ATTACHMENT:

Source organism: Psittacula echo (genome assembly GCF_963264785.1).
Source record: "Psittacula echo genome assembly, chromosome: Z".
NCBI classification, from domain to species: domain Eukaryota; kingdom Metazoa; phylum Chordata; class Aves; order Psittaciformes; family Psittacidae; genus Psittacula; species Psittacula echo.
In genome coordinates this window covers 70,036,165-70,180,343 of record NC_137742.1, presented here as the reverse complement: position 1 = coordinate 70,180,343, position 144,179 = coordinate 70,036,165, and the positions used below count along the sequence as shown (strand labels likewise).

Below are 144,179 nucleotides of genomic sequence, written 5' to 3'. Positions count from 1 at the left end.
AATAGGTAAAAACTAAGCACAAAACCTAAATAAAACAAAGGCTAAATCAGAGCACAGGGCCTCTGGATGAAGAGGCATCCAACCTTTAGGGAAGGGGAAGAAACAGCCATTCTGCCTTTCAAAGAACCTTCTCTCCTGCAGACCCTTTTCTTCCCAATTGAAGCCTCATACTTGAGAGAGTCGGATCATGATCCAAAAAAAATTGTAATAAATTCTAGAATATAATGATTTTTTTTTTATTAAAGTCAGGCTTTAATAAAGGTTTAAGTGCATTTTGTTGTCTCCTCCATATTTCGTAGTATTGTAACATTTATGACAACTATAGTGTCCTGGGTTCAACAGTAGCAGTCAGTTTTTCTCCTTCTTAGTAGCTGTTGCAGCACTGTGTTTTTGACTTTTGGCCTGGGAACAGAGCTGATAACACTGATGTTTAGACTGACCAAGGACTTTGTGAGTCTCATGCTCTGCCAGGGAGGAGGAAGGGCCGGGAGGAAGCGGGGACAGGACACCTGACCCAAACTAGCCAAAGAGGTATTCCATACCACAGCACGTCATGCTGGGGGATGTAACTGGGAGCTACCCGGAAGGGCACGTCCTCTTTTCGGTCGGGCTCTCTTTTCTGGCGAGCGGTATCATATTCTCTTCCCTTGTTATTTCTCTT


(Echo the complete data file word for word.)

Source organism: Psittacula echo (genome assembly GCF_963264785.1).
Source record: "Psittacula echo genome assembly, chromosome: Z".
NCBI classification, from domain to species: domain Eukaryota; kingdom Metazoa; phylum Chordata; class Aves; order Psittaciformes; family Psittacidae; genus Psittacula; species Psittacula echo.
In genome coordinates this window covers 70,036,165-70,180,343 of record NC_137742.1, presented here as the reverse complement: position 1 = coordinate 70,180,343, position 144,179 = coordinate 70,036,165, and the positions used below count along the sequence as shown (strand labels likewise).

Below are 144,179 nucleotides of genomic sequence, written 5' to 3'. Positions count from 1 at the left end.
AATAGGTAAAAACTAAGCACAAAACCTAAATAAAACAAAGGCTAAATCAGAGCACAGGGCCTCTGGATGAAGAGGCATCCAACCTTTAGGGAAGGGGAAGAAACAGCCATTCTGCCTTTCAAAGAACCTTCTCTCCTGCAGACCCTTTTCTTCCCAATTGAAGCCTCATACTTGAGAGAGTCGGATCATGATCCAAAAAAAATTGTAATAAATTCTAGAATATAATGATTTTTTTTTTATTAAAGTCAGGCTTTAATAAAGGTTTAAGTGCATTTTGTTGTCTCCTCCATATTTCGTAGTATTGTAACATTTATGACAACTATAGTGTCCTGGGTTCAACAGTAGCAGTCAGTTTTTCTCCTTCTTAGTAGCTGTTGCAGCACTGTGTTTTTGACTTTTGGCCTGGGAACAGAGCTGATAACACTGATGTTTAGACTGACCAAGGACTTTGTGAGTCTCATGCTCTGCCAGGGAGGAGGAAGGGCCGGGAGGAAGCGGGGACAGGACACCTGACCCAAACTAGCCAAAGAGGTATTCCATACCACAGCACGTCATGCTGGGGGATGTAACTGGGAGCTACCCGGAAGGGCACGTCCTCTTTTCGGTCGGGCTCTCTTTTCTGGCGAGCGGTATCATATTCTCTTCCCTTGTTATTTCTCTT